But law school is like walking back into an abusive relationship over and over again because the law talks about everything in the abstract. You will talk about things in class that may be abstract for some but for you, it was or is a reality.

For example, sex work. People talk about Bedford as principles and rules enshrining certain values into Canadian society through the Charter but it’s all bullshit. It’s bullshit because sex workers are still living and working in fear. It’s bullshit because people act like they know what’s happening since they read a case. But they don’t know what’s happening.

From 1985 until 2013, over 300 sex workers went missing or murdered after Canada enacted its communication law in the early 1980s. The was the same communication law that was struck down in Bedford, then re-enacted under Canada’s Protection for Communities and Exploited Persons Act. And Bedford found these laws to violate sex workers’ right to life, liberty and security of the person. This is all fact and everyone can read about it.

But when you talk about issues that you know affect you personally, people will talk about the issues like as if they are abstract–your lived reality and the reality of your friends and family…gone. Poof! Just like that, all of a sudden legal principles are abstracted from cases and you are stuck with having to listen to people speak about things they have no clue about…and you just want to scream because you know what it’s like to almost be murdered, live in fear and the police not care. 

I guess I just want to say is that don’t give up. Law school is a shitty place and it’s shitty that it’s shitty but don’t give up. I want to give up every single day but I know that I’ve been through a lot worse bullshit and giving up now? The joke would be on me.

And don’t forget: Always love yourself, you deserve it. Self love is resistance; living, breathing, and waking up is resistance. They tried to kill us but we still here–many thanks to our ancestors. So, let the spirit of your ancestors carry you. You are not in this alone.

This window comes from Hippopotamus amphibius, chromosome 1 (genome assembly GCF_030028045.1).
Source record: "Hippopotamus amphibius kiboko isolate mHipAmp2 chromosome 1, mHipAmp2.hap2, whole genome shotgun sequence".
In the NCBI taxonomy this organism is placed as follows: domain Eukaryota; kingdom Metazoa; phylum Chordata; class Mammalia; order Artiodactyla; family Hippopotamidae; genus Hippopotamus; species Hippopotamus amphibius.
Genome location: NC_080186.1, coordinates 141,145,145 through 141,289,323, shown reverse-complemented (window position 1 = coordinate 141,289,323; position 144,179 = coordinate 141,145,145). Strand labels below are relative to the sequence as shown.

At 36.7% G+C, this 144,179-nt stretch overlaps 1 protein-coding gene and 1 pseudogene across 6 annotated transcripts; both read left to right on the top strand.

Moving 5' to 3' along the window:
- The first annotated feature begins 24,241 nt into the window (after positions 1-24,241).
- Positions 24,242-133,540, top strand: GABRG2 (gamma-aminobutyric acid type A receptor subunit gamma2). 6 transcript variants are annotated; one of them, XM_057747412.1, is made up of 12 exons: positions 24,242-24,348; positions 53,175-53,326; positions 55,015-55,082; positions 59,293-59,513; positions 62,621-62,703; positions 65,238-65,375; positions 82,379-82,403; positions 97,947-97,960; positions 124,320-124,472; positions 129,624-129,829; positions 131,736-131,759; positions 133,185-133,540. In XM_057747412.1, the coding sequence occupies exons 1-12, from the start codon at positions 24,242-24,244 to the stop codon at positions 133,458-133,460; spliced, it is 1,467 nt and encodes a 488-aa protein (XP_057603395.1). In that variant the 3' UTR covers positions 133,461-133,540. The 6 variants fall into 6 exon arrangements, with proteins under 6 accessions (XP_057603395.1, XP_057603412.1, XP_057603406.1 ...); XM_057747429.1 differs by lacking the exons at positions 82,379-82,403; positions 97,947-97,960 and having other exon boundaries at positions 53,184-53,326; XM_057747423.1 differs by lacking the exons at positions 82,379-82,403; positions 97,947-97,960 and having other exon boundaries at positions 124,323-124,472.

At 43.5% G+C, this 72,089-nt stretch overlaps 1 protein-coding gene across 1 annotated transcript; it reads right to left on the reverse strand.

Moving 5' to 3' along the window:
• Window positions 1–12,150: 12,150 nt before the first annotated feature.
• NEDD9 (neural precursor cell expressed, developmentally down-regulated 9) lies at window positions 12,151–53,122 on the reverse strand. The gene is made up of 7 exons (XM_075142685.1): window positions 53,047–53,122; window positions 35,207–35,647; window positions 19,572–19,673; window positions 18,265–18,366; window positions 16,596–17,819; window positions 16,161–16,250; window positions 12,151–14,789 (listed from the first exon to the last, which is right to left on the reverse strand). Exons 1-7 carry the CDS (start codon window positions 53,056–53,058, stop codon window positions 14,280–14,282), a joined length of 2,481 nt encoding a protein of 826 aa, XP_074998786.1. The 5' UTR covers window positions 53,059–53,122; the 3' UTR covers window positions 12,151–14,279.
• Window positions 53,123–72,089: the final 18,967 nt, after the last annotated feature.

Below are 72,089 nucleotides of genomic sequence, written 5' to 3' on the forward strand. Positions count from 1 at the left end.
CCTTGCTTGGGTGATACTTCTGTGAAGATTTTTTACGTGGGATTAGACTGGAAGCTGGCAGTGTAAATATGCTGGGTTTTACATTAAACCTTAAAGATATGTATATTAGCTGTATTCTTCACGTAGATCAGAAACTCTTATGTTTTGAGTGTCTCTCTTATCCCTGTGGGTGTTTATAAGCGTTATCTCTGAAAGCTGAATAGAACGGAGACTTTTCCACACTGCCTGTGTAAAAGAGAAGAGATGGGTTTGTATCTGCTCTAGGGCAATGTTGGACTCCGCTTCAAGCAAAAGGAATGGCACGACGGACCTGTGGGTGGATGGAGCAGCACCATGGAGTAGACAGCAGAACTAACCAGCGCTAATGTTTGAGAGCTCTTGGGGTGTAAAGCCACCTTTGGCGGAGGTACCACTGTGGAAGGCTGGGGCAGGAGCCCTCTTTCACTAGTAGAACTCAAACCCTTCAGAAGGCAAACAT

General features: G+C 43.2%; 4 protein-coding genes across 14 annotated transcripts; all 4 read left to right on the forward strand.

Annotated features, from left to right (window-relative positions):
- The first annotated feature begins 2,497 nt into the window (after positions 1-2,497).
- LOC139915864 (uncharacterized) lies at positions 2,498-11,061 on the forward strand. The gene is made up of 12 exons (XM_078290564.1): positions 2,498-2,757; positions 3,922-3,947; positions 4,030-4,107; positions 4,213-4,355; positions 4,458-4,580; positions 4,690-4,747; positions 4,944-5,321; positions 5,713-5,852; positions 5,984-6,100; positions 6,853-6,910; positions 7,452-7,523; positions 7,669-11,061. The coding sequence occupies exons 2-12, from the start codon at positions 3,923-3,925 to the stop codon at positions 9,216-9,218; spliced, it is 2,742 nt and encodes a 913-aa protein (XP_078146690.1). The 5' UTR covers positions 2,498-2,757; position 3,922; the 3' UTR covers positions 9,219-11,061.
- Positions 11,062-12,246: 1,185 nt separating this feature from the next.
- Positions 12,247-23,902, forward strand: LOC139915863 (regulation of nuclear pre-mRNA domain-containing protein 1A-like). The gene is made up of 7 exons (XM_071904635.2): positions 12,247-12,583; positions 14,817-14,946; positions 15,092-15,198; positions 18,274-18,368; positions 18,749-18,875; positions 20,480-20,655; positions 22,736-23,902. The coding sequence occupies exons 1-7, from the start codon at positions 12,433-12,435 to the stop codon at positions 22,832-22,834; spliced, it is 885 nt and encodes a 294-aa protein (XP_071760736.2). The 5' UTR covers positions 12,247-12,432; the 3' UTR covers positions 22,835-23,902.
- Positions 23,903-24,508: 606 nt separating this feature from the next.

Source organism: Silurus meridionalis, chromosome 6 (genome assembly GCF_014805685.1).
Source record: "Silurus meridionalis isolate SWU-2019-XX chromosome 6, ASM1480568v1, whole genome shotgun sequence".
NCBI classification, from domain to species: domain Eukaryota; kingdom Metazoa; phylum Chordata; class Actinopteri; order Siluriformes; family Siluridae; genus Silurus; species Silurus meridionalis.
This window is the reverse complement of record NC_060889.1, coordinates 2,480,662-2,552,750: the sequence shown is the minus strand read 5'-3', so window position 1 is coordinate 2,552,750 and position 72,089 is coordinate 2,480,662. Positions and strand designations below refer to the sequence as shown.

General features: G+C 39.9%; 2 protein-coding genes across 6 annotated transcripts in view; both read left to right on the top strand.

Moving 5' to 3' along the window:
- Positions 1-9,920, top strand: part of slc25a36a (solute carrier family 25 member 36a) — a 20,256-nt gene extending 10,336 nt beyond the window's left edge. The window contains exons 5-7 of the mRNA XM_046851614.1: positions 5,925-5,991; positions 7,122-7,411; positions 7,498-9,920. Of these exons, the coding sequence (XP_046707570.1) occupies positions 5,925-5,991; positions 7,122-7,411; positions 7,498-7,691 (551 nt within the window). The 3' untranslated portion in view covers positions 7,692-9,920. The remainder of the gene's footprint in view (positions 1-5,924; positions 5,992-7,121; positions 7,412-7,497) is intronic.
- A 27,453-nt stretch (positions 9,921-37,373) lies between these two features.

*You got into law school because you super badass. Screw grades, LSAT scores or conditions.

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3 comments

  1. I always appreciate hearing your views. I feel honoured to have met you and continue to appreciate your voice. I must say though that I disagree with the general message you are portraying with law school sucking, however, I agree that it is a daily challenge. It really is a lot of hard mental work, personally, socially and culturally.

    Personally, because it is so easily to lose yourself and be worried all the time about where you might fit in the legal world, especially with issues that matter most.

    Socially, it can be isolating, absolutely. As a socially awkward person, I am never the first person people sit next to or go talk to.

    Culturally, oh my! so much colonial history, so much oppression, so much entrenched tradition.

    These are but small observations, however, I feel like it doesn’t suck because I feel like I’m getting the educational history I will need to eventually make the changes I’ll want to make for my community.

    I appreciate the history (as skewed as it may be), the legal structures (as broken as it may be) and attempts at bringing to the fore the importance of aboriginal history (as little as it may be). Because at the end of the day, I feel like I understand more about what is going on than I would not have, if i hadn’t gone to law school (that sentence sounds funny, but its friday and my brain is retiring on me).

    1. Thanks for sharing your views. Law school is a violent place and until that changes, it will continue to be a sad, abusive shitty place. It can do better. The school can do better and I think they do need to do a helluva lot better (especially on the aboriginal history front–I’m tired of having just being ok with the status quo or with important things “as little as it may be”). Again, thank you for sharing your perspective.